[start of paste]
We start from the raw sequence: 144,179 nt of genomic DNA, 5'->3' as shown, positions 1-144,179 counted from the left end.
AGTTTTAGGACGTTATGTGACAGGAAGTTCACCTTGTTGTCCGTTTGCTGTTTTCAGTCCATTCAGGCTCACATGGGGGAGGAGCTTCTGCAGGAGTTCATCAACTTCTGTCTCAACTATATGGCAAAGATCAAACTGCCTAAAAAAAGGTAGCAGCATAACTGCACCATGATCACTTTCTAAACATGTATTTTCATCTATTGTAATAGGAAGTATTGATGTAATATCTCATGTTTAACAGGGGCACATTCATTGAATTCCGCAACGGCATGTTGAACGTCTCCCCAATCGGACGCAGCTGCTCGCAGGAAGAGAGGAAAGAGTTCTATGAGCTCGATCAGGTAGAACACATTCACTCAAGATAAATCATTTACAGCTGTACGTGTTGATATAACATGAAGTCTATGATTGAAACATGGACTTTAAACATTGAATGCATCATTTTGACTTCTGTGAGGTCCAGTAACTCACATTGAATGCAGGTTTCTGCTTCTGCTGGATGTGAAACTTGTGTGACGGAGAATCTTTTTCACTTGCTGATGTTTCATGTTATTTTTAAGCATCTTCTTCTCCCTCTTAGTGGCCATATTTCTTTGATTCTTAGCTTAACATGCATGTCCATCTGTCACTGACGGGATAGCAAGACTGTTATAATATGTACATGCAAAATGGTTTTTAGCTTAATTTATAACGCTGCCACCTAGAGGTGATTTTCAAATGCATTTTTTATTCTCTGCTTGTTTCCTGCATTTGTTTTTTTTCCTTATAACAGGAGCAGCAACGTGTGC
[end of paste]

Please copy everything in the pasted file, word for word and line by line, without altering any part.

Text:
We start from the raw sequence: 144,179 nt of genomic DNA, 5'->3' as shown, positions 1-144,179 counted from the left end.
AGTTTTAGGACGTTATGTGACAGGAAGTTCACCTTGTTGTCCGTTTGCTGTTTTCAGTCCATTCAGGCTCACATGGGGGAGGAGCTTCTGCAGGAGTTCATCAACTTCTGTCTCAACTATATGGCAAAGATCAAACTGCCTAAAAAAAGGTAGCAGCATAACTGCACCATGATCACTTTCTAAACATGTATTTTCATCTATTGTAATAGGAAGTATTGATGTAATATCTCATGTTTAACAGGGGCACATTCATTGAATTCCGCAACGGCATGTTGAACGTCTCCCCAATCGGACGCAGCTGCTCGCAGGAAGAGAGGAAAGAGTTCTATGAGCTCGATCAGGTAGAACACATTCACTCAAGATAAATCATTTACAGCTGTACGTGTTGATATAACATGAAGTCTATGATTGAAACATGGACTTTAAACATTGAATGCATCATTTTGACTTCTGTGAGGTCCAGTAACTCACATTGAATGCAGGTTTCTGCTTCTGCTGGATGTGAAACTTGTGTGACGGAGAATCTTTTTCACTTGCTGATGTTTCATGTTATTTTTAAGCATCTTCTTCTCCCTCTTAGTGGCCATATTTCTTTGATTCTTAGCTTAACATGCATGTCCATCTGTCACTGACGGGATAGCAAGACTGTTATAATATGTACATGCAAAATGGTTTTTAGCTTAATTTATAACGCTGCCACCTAGAGGTGATTTTCAAATGCATTTTTTATTCTCTGCTTGTTTCCTGCATTTGTTTTTTTTCCTTATAACAGGAGCAGCAACGTGTGC